Bigelow Aerospace makes inflatable space habitats, and the United Launch Alliance (ULA) launches rockets, so exciting things are very likely to happen now that the two have paired up.
They announced earlier today at the 32nd Space Symposium in Colorado Springs that they plan to launch an inflatable space hotel into orbit by 2020, and according to Bigelow, ULA's Atlas V rocket is the only spacecraft capable of launching it into low Earth orbit (sorry, SpaceX).
While NASA astronauts are the logical inhabitants of the space hotel, the companies would like to think there's a market out there for regular people to get in on that cosmic action too.
"Our hope is that NASA would be the primary customer for that structure and we'd be given permission to commercialise," said Bigelow. "Essentially, we'd be timesharing."
According to Loren Grush at The Verge, once the habitat is placed into orbit, Bigelow and ULA are angling for the likes of SpaceX and Boeing - NASA's commercial crew providers - to transport people to and from it.
If all of this is sounding a bit familiar, that's because Bigelow is already well on the way to getting inflatable habitats into space.
Just last week, it launched its Bigelow Expandable Activity Module (BEAM) to the ISS on a SpaceX resupply mission, where it will be inflated to almost twice its original size to give astronauts an additional 3.6-metre (12-feet) room to test out as a potential lunar or Martian home.
Everything that happens on the BEAM will give Bigelow invaluable data for the development of its upcoming commercial space hotel, called the B330. Just like the BEAM, the B330 will be launched into orbit as a compact module, which will be inflated at the push of a button to an impressive 330 cubic metres (12,000 cubic feet).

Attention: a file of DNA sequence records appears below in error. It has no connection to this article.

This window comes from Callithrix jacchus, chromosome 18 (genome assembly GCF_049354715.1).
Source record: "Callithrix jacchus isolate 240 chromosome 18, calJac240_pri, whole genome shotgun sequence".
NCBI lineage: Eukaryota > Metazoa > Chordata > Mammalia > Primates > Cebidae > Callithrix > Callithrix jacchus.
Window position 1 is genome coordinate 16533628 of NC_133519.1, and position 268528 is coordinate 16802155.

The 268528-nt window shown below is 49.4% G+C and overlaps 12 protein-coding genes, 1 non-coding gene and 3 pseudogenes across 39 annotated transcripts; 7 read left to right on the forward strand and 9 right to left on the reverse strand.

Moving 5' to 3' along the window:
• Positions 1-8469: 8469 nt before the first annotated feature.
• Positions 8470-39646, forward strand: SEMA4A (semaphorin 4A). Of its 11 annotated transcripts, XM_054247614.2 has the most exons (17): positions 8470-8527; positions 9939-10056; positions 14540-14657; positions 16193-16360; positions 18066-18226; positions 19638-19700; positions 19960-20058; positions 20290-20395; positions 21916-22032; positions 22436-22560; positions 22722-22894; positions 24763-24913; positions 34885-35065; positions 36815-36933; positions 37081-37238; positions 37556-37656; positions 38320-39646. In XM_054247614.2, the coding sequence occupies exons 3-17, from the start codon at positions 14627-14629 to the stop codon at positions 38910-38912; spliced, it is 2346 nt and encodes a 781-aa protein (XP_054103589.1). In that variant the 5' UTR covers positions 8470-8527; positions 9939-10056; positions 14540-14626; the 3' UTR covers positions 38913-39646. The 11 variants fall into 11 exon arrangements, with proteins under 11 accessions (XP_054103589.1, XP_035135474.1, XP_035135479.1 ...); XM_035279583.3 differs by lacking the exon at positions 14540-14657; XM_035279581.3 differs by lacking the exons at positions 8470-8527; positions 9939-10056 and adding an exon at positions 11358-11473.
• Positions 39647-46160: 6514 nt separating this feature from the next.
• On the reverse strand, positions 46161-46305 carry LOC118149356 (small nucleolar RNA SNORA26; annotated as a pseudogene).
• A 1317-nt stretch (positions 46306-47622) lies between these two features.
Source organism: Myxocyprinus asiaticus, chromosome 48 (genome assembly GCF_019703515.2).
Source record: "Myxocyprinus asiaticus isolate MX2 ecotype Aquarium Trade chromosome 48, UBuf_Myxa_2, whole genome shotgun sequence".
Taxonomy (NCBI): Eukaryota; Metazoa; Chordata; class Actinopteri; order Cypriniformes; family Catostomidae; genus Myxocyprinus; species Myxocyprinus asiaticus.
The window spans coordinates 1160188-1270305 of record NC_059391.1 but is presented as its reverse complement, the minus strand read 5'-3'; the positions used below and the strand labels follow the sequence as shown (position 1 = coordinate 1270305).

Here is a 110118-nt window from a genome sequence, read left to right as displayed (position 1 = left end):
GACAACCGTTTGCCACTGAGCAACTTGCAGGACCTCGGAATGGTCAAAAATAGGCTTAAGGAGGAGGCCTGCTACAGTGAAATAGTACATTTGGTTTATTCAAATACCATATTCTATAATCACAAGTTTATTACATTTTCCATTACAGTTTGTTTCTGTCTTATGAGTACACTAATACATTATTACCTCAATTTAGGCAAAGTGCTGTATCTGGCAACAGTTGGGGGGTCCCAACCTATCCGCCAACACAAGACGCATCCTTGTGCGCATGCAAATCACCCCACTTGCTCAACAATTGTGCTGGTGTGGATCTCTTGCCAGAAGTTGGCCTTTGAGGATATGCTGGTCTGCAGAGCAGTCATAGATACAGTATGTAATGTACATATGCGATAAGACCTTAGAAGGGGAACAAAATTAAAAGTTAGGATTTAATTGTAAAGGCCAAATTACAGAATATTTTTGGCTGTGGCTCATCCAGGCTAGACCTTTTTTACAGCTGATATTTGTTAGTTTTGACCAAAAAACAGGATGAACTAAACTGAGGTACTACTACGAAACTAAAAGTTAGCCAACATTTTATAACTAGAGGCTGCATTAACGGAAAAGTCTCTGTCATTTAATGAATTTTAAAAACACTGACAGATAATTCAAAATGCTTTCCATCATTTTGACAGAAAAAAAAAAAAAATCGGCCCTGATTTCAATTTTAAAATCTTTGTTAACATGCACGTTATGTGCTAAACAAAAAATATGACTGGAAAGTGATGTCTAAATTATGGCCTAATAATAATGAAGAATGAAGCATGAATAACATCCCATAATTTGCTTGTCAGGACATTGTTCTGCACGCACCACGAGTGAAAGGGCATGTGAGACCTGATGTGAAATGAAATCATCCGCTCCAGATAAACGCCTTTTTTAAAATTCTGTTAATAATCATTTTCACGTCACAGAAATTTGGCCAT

"That makes more overall room for crew - or what the company is calling 'amateur astronauts'," Grush explains. "The company's chief executive officer Robert Bigelow, said today the company plans to build two full-scale B330 stations by 2019. Both could be sent to space by 2020."
While details about how much the partnership between Bigelow and ULA will cost, or how ULA will fund the Atlas V launch in 2020 are still hazy - Robert Bigelow said at the symposium, "It's premature to talk in specifics about these kinds of things" - the companies are happy to speculate what a future of inflatable space hotels could look like.
"Bigelow imagines expandable habitats like the B330, which can be linked together, will become scientific research facilities, habitats on other planets and satellites, and tourist destinations," Sarah Scoles reports for Wired.
"We would love to see Disney have a Disney space station," Robert Bigelow told her. "Wouldn't that be cool?"
Yes, yes it would.